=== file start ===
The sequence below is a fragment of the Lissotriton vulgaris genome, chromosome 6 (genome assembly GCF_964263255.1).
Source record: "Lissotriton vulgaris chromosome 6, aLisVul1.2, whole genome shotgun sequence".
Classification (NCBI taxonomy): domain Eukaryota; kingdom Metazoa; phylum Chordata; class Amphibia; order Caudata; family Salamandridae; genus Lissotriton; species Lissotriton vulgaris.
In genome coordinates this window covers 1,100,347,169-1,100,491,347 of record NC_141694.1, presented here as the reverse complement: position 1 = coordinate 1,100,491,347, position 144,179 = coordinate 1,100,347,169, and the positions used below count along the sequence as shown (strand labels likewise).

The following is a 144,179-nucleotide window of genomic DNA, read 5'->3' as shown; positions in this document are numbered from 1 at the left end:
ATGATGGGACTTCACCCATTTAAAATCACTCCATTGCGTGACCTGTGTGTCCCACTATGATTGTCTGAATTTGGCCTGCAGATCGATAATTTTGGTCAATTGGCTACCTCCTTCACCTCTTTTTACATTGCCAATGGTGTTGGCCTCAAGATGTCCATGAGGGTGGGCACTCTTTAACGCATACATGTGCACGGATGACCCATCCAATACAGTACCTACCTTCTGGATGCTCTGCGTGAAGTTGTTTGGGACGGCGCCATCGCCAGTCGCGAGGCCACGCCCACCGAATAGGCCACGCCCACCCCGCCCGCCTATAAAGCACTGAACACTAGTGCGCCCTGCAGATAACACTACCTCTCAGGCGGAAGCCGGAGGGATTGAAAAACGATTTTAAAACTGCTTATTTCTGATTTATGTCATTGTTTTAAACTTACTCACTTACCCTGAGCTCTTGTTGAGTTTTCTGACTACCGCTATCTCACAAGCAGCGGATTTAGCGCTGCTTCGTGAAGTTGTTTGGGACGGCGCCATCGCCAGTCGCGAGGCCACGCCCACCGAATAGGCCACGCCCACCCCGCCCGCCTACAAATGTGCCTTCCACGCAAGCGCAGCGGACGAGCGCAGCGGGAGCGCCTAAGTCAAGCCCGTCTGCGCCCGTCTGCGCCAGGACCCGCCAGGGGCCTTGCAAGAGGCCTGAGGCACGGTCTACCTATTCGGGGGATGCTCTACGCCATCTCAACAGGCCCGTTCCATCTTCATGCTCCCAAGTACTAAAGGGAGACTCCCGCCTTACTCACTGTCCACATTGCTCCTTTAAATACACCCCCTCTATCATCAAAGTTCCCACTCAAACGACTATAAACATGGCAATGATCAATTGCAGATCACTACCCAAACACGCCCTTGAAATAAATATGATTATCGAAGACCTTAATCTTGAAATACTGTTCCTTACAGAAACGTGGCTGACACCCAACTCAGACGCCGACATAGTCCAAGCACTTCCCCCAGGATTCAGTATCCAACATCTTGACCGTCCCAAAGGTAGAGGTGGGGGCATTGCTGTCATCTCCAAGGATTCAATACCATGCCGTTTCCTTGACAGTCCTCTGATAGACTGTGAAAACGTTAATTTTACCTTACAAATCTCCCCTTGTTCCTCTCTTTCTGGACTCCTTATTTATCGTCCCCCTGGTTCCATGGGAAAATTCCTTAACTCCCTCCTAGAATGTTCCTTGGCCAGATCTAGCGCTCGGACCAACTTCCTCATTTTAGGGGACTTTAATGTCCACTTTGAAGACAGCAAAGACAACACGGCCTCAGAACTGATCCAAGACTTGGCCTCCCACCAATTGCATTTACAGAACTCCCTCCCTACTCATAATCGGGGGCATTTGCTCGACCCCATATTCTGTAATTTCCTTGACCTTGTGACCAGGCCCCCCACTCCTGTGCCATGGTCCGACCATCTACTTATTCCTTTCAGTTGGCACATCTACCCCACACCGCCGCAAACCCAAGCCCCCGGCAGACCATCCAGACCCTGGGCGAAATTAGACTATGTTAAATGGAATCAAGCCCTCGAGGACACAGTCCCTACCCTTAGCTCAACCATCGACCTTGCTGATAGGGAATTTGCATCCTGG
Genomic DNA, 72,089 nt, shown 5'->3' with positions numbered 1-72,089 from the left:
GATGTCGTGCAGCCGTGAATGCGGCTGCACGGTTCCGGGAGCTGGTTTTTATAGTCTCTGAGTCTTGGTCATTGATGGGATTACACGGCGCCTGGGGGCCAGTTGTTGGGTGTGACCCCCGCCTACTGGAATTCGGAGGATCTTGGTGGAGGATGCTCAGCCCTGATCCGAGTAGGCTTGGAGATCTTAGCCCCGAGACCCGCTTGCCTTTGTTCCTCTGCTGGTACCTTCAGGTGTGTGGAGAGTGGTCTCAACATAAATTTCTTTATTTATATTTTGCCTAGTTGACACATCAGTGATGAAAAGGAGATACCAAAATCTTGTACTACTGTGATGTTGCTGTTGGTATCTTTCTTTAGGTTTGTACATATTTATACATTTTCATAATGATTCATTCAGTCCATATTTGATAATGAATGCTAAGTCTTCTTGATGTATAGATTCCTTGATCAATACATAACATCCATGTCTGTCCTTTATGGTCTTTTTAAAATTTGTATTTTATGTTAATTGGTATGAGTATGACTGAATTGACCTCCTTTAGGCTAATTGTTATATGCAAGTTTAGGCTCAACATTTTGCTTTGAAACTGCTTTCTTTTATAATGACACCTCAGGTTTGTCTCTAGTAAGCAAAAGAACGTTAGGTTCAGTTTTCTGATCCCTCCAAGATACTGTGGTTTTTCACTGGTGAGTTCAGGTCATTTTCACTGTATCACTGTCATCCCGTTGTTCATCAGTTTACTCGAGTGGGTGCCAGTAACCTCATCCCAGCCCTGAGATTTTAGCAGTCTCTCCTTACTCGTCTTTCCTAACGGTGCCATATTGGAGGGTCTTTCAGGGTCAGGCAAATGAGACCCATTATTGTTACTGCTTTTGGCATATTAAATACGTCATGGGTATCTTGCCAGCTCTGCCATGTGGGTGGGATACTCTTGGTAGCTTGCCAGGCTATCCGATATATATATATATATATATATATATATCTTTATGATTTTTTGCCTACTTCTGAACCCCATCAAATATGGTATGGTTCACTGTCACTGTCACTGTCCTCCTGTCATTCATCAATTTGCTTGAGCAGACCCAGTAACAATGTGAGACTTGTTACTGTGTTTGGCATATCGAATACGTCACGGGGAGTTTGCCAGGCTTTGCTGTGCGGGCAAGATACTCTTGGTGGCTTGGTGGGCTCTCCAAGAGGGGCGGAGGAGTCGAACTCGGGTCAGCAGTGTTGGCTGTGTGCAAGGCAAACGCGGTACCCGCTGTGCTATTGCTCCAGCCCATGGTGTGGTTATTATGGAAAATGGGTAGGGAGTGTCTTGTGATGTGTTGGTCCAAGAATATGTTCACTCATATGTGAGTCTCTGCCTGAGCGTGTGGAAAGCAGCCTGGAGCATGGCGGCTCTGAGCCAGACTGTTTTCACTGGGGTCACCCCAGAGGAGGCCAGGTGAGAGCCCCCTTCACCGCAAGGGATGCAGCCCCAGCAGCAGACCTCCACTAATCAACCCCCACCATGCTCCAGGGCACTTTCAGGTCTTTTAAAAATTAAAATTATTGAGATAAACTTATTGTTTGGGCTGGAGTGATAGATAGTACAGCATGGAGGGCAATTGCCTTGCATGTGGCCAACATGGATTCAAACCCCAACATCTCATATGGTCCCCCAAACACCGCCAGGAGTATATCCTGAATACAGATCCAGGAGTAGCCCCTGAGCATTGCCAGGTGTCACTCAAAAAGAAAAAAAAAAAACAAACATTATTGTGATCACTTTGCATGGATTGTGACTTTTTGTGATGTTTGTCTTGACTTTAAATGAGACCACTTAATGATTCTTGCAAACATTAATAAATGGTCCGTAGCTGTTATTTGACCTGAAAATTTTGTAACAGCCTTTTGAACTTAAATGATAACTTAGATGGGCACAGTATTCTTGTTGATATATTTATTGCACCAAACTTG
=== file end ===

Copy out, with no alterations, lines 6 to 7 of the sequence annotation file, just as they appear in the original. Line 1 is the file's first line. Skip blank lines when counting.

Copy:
ATGATGGGACTTCACCCATTTAAAATCACTCCATTGCGTGACCTGTGTGTCCCACTATGATTGTCTGAATTTGGCCTGCAGATCGATAATTTTGGTCAATTGGCTACCTCCTTCACCTCTTTTTACATTGCCAATGGTGTTGGCCTCAAGATGTCCATGAGGGTGGGCACTCTTTAACGCATACATGTGCACGGATGACCCATCCAATACAGTACCTACCTTCTGGATGCTCTGCGTGAAGTTGTTTGGGACGGCGCCATCGCCAGTCGCGAGGCCACGCCCACCGAATAGGCCACGCCCACCCCGCCCGCCTATAAAGCACTGAACACTAGTGCGCCCTGCAGATAACACTACCTCTCAGGCGGAAGCCGGAGGGATTGAAAAACGATTTTAAAACTGCTTATTTCTGATTTATGTCATTGTTTTAAACTTACTCACTTACCCTGAGCTCTTGTTGAGTTTTCTGACTACCGCTATCTCACAAGCAGCGGATTTAGCGCTGCTTCGTGAAGTTGTTTGGGACGGCGCCATCGCCAGTCGCGAGGCCACGCCCACCGAATAGGCCACGCCCACCCCGCCCGCCTACAAATGTGCCTTCCACGCAAGCGCAGCGGACGAGCGCAGCGGGAGCGCCTAAGTCAAGCCCGTCTGCGCCCGTCTGCGCCAGGACCCGCCAGGGGCCTTGCAAGAGGCCTGAGGCACGGTCTACCTATTCGGGGGATGCTCTACGCCATCTCAACAGGCCCGTTCCATCTTCATGCTCCCAAGTACTAAAGGGAGACTCCCGCCTTACTCACTGTCCACATTGCTCCTTTAAATACACCCCCTCTATCATCAAAGTTCCCACTCAAACGACTATAAACATGGCAATGATCAATTGCAGATCACTACCCAAACACGCCCTTGAAATAAATATGATTATCGAAGACCTTAATCTTGAAATACTGTTCCTTACAGAAACGTGGCTGACACCCAACTCAGACGCCGACATAGTCCAAGCACTTCCCCCAGGATTCAGTATCCAACATCTTGACCGTCCCAAAGGTAGAGGTGGGGGCATTGCTGTCATCTCCAAGGATTCAATACCATGCCGTTTCCTTGACAGTCCTCTGATAGACTGTGAAAACGTTAATTTTACCTTACAAATCTCCCCTTGTTCCTCTCTTTCTGGACTCCTTATTTATCGTCCCCCTGGTTCCATGGGAAAATTCCTTAACTCCCTCCTAGAATGTTCCTTGGCCAGATCTAGCGCTCGGACCAACTTCCTCATTTTAGGGGACTTTAATGTCCACTTTGAAGACAGCAAAGACAACACGGCCTCAGAACTGATCCAAGACTTGGCCTCCCACCAATTGCATTTACAGAACTCCCTCCCTACTCATAATCGGGGGCATTTGCTCGACCCCATATTCTGTAATTTCCTTGACCTTGTGACCAGGCCCCCCACTCCTGTGCCATGGTCCGACCATCTACTTATTCCTTTCAGTTGGCACATCTACCCCACACCGCCGCAAACCCAAGCCCCCGGCAGACCATCCAGACCCTGGGCGAAATTAGACTATGTTAAATGGAATCAAGCCCTCGAGGACACAGTCCCTACCCTTAGCTCAACCATCGACCTTGCTGATAGGGAATTTGCATCCTGG
Genomic DNA, 72,089 nt, shown 5'->3' with positions numbered 1-72,089 from the left: